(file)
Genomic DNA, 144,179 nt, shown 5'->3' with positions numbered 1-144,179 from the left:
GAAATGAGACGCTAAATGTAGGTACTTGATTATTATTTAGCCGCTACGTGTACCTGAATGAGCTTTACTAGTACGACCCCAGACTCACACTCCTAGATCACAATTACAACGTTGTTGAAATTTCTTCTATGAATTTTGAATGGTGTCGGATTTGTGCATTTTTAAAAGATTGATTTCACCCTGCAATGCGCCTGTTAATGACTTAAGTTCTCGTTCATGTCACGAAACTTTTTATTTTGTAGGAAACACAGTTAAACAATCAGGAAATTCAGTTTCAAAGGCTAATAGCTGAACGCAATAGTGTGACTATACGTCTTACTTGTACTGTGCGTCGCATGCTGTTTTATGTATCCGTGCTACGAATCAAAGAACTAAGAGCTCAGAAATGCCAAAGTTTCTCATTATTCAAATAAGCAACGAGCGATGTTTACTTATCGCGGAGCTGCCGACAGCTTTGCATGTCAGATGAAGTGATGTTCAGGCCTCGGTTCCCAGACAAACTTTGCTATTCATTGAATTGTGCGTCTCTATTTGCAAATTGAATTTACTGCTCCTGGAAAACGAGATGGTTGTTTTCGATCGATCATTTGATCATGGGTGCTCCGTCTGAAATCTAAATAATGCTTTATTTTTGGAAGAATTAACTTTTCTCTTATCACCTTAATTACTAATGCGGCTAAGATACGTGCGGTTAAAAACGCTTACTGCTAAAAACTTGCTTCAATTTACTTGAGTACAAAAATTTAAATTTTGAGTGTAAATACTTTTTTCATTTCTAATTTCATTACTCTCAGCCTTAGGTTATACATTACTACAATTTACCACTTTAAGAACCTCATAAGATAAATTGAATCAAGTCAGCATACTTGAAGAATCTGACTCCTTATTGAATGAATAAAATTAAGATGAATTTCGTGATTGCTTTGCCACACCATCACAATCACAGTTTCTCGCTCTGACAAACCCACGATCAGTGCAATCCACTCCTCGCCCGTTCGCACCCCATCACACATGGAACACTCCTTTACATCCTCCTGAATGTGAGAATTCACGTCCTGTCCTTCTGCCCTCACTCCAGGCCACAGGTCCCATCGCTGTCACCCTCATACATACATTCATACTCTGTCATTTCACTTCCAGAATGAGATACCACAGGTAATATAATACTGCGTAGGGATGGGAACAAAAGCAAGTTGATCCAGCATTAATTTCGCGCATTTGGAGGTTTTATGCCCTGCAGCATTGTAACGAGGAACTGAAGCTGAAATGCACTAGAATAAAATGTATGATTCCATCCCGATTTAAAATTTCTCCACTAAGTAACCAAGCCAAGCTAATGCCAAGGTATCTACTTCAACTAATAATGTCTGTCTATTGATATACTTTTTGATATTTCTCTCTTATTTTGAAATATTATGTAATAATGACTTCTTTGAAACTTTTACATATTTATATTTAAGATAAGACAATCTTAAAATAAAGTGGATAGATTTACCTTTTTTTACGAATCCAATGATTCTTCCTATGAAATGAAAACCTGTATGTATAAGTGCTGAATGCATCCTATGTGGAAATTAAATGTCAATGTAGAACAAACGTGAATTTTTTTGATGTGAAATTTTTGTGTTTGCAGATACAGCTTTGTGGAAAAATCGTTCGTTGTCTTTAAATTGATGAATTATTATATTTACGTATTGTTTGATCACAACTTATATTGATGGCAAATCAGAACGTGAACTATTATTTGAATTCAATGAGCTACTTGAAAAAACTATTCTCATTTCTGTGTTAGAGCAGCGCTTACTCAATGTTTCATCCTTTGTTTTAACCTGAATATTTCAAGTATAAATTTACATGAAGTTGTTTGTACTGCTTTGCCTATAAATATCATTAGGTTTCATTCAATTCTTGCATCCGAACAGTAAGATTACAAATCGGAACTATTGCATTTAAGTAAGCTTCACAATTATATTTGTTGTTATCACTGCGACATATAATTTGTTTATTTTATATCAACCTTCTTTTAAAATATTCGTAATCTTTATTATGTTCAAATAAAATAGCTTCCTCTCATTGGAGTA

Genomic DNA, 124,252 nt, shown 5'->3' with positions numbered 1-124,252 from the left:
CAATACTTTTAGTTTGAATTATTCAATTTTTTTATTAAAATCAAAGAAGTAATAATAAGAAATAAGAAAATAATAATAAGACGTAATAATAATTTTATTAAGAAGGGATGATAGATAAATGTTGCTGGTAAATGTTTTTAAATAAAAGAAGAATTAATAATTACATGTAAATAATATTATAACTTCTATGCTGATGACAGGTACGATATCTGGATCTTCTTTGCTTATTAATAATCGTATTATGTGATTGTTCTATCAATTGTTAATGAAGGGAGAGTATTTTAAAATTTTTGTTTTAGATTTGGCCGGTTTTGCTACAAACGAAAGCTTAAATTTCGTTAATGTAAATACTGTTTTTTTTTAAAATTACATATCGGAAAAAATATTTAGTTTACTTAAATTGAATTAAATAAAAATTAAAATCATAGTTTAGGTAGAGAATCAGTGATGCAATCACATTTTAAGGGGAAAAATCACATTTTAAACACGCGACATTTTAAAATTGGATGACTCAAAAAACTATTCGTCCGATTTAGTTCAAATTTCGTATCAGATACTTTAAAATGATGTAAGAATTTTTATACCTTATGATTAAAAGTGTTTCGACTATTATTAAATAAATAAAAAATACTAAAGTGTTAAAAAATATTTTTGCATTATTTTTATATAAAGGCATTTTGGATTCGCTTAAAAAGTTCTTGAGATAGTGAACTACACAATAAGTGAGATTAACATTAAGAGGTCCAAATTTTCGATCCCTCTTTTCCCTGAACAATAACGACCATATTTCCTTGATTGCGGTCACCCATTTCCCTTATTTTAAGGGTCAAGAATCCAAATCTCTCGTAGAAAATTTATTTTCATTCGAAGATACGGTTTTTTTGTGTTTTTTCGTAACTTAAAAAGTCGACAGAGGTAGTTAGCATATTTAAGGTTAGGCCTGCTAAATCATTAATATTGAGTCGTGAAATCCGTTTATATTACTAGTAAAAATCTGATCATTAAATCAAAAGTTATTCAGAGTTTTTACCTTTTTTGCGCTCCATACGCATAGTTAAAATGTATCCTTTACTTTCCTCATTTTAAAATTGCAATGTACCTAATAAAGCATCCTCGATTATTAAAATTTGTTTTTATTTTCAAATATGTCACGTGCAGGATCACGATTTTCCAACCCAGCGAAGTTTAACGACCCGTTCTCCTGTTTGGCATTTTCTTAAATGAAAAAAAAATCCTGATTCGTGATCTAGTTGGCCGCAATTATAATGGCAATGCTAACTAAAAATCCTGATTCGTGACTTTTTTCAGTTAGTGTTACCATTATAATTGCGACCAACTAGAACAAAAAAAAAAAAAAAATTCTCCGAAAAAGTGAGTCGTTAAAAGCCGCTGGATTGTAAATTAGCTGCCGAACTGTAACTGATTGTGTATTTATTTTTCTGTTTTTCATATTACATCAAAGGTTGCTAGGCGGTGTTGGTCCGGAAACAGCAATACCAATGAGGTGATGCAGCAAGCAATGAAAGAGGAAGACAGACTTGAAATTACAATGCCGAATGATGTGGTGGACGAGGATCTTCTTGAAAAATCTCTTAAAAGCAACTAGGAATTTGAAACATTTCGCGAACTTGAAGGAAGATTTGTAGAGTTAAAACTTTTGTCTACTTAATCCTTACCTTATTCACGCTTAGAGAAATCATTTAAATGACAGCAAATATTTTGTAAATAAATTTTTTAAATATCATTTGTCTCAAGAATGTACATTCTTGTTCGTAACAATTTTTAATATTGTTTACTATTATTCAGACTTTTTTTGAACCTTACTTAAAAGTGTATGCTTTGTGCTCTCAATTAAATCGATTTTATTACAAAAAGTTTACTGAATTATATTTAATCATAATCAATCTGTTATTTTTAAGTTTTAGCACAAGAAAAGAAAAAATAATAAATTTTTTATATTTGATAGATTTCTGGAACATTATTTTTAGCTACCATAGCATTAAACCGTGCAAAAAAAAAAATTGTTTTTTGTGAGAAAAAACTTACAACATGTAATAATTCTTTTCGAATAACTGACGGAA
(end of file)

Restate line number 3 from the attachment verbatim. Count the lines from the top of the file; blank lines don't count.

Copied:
Genomic DNA, 124,252 nt, shown 5'->3' with positions numbered 1-124,252 from the left: